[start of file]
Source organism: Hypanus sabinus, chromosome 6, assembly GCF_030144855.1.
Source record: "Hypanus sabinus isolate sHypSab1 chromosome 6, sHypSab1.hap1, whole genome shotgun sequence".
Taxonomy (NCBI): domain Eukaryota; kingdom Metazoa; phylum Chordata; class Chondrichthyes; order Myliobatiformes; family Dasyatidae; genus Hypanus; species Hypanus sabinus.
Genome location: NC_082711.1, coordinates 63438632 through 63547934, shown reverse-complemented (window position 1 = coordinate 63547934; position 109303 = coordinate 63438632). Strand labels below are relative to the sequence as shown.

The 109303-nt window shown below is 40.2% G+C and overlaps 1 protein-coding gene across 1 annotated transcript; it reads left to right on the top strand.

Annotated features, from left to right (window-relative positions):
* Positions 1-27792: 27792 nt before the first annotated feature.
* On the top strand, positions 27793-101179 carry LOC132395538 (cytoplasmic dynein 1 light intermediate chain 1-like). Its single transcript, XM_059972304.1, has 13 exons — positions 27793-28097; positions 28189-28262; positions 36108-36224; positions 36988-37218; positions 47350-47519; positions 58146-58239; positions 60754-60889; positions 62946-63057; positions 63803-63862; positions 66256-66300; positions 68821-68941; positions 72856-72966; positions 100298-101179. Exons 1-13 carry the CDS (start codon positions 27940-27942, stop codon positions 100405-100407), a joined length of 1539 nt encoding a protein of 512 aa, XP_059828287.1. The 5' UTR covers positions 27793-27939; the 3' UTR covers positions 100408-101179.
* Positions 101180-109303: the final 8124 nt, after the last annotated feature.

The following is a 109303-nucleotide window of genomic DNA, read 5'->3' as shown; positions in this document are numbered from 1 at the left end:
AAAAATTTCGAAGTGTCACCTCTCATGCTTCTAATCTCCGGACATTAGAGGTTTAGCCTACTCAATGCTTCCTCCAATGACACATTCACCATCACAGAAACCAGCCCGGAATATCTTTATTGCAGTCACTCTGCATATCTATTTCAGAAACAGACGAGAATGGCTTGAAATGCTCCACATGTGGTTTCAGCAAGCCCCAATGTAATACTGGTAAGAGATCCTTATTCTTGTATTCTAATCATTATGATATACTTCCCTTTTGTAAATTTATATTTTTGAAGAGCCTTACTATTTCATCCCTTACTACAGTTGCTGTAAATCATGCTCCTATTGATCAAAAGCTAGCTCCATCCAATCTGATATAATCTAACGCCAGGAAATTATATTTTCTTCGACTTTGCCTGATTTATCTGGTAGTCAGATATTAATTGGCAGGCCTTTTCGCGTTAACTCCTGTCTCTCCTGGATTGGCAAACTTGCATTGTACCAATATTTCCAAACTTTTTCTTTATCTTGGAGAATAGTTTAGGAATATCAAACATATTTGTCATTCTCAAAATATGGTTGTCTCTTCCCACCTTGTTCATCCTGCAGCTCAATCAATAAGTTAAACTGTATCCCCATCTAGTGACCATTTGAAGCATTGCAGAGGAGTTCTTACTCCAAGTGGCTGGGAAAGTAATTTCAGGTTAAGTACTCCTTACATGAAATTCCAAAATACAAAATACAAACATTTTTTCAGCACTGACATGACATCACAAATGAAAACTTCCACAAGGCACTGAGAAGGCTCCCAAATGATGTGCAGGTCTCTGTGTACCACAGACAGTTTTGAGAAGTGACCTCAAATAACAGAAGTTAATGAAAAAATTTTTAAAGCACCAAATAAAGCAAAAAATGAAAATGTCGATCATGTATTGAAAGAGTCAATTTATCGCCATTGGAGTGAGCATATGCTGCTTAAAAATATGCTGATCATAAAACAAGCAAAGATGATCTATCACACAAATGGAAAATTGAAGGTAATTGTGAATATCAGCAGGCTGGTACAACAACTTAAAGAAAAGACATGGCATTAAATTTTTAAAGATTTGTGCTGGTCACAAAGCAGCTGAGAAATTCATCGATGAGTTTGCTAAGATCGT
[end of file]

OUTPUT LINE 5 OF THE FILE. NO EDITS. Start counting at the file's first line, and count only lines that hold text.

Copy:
The 109303-nt window shown below is 40.2% G+C and overlaps 1 protein-coding gene across 1 annotated transcript; it reads left to right on the top strand.